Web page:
sages. Finally, he plunged into what
seemed the largest of all. At first he
shouted back, continually, reassuring
words; but soon his voice grew fainter,
ceased altogether. The girl was chilled
with dread, but dared not follow.
"Mr. Van Home! Mr. Van Home!
Ger-r-ald!" she called wildly; but no an-
swer came. Again she screamed and
again; at last heard a faint reply, then
came a cheerful "Yo-ho-ho !" and the
sound of quick returning footsteps.
"Frightened?" he queried with brisk
casualness. "I've found a pick, I thought
I should. Step aside, please."
He put his candle down, and with fever-
ish energy drove the heavy tool at the
rocky wall; plied it until his breathing
grew noisy, and the veins swelled on his
moist, reddened temples. Vivian eyed him
half timorous, half indignant.
"They struck a ribbon of quartz," he
panted, resting from his labor, "and fol-
lowed it off to grass roots. Missed the
main ore body right here."
Once more he fell furiously to work.
The girl retreated farther from the flying
splinters of rock, and winked to keep back
the gathering tears; she had supposed the
pick was to win their way out of their
dungeon. At that moment the tool flew
in pieces. Van Home flung aside the
handle and stooping for the fragments of
rock, crowded them into his pockets. Then
he approached Vivian, took the candle
from her hand and set it on the ground.
She caught her breath. There was u
strange fire in his eyes, a look she had
never seen before in his face. Clutching
at the hard bulk in her jacket pocket, she
recoiled as far as the narrow limits of the
tunnel permitted; but retreat was useless
he clasped her in his arms.
Vivian!" he exulted, "I can speak to
you now on equal terms. You love me,
don't you? You have let me think you
could if things were different." He kissed
her cheek, her eyes, his hot lips were upon
hers; but at last, breathless, she struggled
free of his grasp.
"There's no fear of poverty now/' he
went on excitedly. "No living on a wife's
income. I've found a big mine this is
gold ore in my pocket. Listen, Vivian
But she interrupted austerely.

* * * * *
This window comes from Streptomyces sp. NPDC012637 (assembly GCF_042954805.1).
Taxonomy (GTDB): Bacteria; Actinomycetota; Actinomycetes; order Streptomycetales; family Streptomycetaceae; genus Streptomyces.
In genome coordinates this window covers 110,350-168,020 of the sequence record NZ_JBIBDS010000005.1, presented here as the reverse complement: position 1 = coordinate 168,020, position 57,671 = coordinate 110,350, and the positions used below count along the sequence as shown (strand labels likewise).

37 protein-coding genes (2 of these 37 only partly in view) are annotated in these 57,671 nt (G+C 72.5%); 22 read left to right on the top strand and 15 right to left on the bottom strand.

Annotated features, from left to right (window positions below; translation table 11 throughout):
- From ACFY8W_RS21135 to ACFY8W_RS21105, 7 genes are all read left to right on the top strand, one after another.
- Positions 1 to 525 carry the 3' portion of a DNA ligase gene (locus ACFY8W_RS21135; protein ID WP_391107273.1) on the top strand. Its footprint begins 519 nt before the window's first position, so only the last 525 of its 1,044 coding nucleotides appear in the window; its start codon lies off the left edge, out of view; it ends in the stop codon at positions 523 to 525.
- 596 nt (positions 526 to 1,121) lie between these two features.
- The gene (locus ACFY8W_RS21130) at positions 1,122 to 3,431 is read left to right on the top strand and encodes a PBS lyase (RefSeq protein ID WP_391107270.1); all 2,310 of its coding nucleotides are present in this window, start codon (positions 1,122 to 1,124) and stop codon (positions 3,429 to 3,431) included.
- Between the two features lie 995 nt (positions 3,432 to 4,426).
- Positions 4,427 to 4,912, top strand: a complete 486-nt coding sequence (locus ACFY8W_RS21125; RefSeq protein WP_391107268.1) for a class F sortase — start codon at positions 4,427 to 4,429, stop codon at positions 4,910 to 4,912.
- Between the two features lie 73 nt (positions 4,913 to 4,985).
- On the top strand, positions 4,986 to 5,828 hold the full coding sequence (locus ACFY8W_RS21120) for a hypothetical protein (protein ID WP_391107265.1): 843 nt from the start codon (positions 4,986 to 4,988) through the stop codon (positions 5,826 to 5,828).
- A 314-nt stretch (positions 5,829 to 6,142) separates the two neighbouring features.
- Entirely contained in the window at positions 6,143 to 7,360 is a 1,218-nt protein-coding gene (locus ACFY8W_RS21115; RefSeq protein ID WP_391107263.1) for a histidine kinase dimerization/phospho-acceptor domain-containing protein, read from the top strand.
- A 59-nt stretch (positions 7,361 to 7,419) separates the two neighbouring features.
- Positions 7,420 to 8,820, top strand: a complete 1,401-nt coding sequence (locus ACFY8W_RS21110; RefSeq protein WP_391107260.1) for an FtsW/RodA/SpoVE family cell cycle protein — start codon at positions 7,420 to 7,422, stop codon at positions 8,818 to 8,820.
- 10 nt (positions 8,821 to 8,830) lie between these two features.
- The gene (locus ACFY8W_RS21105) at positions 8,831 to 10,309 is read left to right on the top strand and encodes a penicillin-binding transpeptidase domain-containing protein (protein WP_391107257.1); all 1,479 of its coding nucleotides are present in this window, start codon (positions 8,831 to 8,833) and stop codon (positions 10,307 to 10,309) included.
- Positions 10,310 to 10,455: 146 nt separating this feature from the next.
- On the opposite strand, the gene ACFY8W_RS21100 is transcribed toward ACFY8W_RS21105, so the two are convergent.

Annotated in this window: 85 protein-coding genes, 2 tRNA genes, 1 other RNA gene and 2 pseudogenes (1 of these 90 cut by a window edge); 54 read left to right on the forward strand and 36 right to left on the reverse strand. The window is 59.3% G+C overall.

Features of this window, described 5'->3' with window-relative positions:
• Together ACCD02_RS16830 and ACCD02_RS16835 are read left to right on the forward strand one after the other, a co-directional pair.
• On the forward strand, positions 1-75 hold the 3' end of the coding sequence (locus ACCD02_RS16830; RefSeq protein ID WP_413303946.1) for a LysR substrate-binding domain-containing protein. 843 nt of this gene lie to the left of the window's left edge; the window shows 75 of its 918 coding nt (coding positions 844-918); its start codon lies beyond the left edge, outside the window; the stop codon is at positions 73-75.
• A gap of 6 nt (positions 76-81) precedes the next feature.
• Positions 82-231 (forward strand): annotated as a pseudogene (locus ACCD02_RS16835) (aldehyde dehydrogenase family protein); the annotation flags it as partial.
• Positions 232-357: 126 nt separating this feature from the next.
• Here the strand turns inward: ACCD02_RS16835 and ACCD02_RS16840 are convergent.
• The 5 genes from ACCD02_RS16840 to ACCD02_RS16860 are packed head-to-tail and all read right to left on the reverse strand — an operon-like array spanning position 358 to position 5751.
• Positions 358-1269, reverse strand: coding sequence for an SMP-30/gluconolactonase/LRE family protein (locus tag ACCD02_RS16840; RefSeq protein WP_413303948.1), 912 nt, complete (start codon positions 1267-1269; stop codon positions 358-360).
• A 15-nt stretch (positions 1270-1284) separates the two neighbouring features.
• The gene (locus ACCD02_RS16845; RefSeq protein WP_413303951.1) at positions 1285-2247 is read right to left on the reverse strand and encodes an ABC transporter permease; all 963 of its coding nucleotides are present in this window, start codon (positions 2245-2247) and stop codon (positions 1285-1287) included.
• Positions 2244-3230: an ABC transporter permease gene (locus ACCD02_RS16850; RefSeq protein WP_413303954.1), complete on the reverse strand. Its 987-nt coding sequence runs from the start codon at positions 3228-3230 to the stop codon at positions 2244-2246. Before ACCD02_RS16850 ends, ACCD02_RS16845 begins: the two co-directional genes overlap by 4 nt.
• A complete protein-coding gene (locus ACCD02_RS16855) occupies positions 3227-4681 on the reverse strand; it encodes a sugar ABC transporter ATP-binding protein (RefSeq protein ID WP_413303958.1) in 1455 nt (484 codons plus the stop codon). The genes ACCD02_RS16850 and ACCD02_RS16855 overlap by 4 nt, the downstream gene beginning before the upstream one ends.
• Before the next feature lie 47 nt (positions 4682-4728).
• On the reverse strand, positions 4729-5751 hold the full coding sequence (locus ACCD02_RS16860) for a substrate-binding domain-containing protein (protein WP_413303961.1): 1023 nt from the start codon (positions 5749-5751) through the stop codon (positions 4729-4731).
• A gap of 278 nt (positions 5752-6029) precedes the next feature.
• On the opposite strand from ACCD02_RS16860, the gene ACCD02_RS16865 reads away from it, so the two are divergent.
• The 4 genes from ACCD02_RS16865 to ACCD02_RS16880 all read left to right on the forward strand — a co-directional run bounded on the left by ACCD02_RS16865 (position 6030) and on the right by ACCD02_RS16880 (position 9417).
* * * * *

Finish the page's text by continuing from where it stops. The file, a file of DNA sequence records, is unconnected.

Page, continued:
"This is no time for foolishness. How
are we to get out, of this dungeon ? That
is the question. And you've broken the
pick !" she ended in a hopeless wail.
All the joy and exultation that had
flamed in the young man's eyes and
throbbed in his voice, died out. His look
at the girl's cold, lifeless face was full of
wonder. "Where" it seemed to ask
"were now the shy glances, the compressed
lips and hot cheeks which had told their
sweet tale when once before he had spoken
of love ?" He stood silent, pulling himself
"I had forgotten," he said at last, "my
mind was so full of of other possibili-
ties. I should have told you at once.
While looking for the pick I made an-
other discovery. Life and liberty, of
course," he drew a deep breath, "are al-
ways paramount. Kindly step this way,
He strode off into that larger alley, evi-
dently expecting her to follow; but she
did not move. "You'll have to stoop
He looked around and held out
hand; Vivian shrank farther away.
"It looks like a a grave set on end,"
she protested; "let's go back."
"No. I have something to show you.
Don't be afraid," he calmly persuaded.
"Take my hand; it is only a little farther
on. Don't stumble there! Now, then,
look up !"
She gave a cry of joy. "Light! A
"Surely. 'Not so wide as a barn door
nor so deep as a well' fortunately *but
'twill serve,'" he assented. "Bed Pete's
"Why, of course!" For the first time
since she entered the tunnel, Vivian's
tones were natural. "That's why he said
it would be dangerous for us to explore.
He wanted to keep us here until he could
escape into Nevada."
"Precisely. Now for our getting out.
You'll have to stand on my back ; I'll bend
over, thus, and as I rise, you reach up to
the edge of the hole. Think you can pull
"Oh, yes ; I used to chin a bar at school.
But how will you manage ?"
"I was champion jumper at college. I'll